EE Colloquium: Designer 2-D Materials for New Sensing Paradigms

Abstract:

Emerging 2-D quantum materials have gained increasing attention due to their unique electronic and optical properties and have shown promise in sensing applications. The realization of sensing devices using these materials still faces several challenges. For example, it is critical to gain clear understandings of (1) the fundamental light-matter interactions and their relations to the atomic structures, which govern many key material properties and device performances; and (2) the coupling with other nanostructures and molecules, which is a required structure for sensing devices and systems. This talk introduces new discoveries and pioneering works on these critical challenges and novel applications of these materials in biochemical sensing. The first part of this talk presents multi-dimensional engineering techniques to augment material performance, including 2-D Janus conversion and 1-D nanoscrolling. The second part of this talk focuses on the interaction of 2-D materials with organic molecules and related sensing applications. In particular, a novel enhancement effect of molecular Raman signals on 2-D surface was discovered, which offers a new paradigm of biochemical sensing with high specificity, high multiplexity, and low noise. The selection rule for the 2-D material substrates has been revealed, which is critical for device design. Two sensing applications for Alzheimer’s disease and respiratory viruses will also be discussed. The methodologies used here also provide a framework for the future study of many emerging materials and sensing scenarios.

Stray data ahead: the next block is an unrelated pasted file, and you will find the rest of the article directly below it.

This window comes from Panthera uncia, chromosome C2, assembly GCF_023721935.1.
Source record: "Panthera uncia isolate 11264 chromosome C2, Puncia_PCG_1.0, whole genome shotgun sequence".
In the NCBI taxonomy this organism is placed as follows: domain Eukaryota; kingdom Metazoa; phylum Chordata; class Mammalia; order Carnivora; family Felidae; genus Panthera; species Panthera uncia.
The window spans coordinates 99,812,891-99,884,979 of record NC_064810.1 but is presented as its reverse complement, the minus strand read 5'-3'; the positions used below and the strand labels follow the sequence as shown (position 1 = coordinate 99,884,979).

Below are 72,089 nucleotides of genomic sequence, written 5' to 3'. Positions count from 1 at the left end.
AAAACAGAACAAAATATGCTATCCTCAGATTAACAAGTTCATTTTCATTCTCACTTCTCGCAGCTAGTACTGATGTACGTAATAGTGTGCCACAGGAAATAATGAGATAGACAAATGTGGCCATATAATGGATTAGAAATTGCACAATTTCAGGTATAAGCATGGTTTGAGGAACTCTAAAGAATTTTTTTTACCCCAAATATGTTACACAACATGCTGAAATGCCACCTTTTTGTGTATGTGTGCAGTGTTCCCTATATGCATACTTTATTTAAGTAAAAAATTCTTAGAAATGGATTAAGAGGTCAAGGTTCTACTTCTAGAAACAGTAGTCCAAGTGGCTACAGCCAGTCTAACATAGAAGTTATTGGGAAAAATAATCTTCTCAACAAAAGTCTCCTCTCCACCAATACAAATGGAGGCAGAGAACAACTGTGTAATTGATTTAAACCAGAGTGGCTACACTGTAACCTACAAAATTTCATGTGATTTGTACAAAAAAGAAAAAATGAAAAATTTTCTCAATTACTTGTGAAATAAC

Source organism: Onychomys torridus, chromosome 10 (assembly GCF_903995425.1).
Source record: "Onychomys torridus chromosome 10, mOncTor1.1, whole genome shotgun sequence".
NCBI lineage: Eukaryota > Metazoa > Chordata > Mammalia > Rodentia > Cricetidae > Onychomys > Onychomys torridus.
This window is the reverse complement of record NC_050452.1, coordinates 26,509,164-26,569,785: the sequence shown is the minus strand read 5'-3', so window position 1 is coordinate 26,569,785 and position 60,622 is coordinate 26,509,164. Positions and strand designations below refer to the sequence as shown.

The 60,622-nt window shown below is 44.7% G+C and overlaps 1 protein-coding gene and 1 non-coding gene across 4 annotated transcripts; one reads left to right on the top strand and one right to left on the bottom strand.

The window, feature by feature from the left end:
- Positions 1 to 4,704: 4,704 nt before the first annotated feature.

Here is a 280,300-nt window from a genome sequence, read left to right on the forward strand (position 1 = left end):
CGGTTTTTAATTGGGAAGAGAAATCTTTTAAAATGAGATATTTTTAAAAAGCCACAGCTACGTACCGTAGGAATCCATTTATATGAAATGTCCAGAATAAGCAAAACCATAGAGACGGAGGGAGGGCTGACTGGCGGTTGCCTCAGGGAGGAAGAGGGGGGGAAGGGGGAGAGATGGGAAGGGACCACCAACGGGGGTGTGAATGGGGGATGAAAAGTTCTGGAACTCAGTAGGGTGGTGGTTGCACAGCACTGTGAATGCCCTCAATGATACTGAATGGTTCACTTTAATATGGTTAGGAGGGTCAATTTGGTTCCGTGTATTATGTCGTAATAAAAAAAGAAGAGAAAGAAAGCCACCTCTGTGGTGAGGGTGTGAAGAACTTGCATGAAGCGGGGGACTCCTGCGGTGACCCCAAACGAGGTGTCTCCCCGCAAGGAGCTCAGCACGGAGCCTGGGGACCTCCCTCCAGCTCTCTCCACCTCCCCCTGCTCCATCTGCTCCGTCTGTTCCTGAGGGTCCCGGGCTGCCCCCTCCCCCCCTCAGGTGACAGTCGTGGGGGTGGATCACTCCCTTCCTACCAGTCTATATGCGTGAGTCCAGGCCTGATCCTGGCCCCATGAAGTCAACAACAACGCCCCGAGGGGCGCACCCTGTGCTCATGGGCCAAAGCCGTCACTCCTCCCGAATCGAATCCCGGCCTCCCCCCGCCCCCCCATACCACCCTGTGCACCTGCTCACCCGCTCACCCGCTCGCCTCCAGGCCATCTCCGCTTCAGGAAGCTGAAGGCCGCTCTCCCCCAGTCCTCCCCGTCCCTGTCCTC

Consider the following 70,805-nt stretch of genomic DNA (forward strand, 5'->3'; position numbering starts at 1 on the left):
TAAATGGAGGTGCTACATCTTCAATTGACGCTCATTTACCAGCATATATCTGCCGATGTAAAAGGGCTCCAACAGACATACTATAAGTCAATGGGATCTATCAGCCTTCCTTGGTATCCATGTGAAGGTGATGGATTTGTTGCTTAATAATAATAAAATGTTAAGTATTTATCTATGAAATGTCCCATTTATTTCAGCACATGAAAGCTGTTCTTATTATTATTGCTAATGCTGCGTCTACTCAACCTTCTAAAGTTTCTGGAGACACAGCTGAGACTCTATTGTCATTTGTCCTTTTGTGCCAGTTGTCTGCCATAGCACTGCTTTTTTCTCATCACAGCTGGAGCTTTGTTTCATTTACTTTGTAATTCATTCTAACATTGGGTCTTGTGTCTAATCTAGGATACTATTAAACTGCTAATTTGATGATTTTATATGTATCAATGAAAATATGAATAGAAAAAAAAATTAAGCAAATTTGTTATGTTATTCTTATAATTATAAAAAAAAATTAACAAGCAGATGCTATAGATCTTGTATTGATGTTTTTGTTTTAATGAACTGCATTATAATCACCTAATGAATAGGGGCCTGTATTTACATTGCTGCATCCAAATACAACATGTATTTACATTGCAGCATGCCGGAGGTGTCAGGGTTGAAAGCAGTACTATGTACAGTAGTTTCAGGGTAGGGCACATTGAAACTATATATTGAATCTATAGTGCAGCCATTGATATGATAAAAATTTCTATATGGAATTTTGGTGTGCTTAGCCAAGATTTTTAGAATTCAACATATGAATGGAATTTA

Bio:

Shengxi Huang is an assistant professor of electrical engineering and biomedical engineering in the School of Electrical Engineering and Computer Science and Materials Research Institute at Penn State. She earned her doctorate degree in electrical engineering and computer science (EECS) from MIT in June 2017, under the supervision of Mildred Dresselhaus and Jing Kong. Following that, she did a short postdoc at Stanford University with Tony Heinz and Jonathan Fan. She obtained her master’s degree in EECS from MIT in 2013, and her bachelor’s degree with the highest honors in micro- and nano-electronics at Tsinghua University, China, in 2011. Huang is the recipient of multiple awards, including NSF CAREER Award, AFOSR Young Investigator (YIP) Award, Johnson & Johnson WiSTEM2D Award (6 awardees worldwide), Kavli Fellowship for Nanoscience, Jin Au Kong Award for Best PhD Thesis at MIT, Xerox Foundation Fellowship, Ginzton Fellowship at Stanford University, and the Chinese Government Award for Outstanding Students Abroad. Huang’s research interests involve optical spectroscopy of low-dimensional materials and other nanostructures, as well as the applications of nanomaterials in optoelectronics and sensing.

 

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Media Contact: Iam-Choon Khoo

 
 

About

The School of Electrical Engineering and Computer Science was created in the spring of 2015 to allow greater access to courses offered by both departments for undergraduate and graduate students in exciting collaborative research fields.

We offer B.S. degrees in electrical engineering, computer science, computer engineering and data science and graduate degrees (master's degrees and Ph.D.'s) in electrical engineering and computer science and engineering. EECS focuses on the convergence of technologies and disciplines to meet today’s industrial demands.

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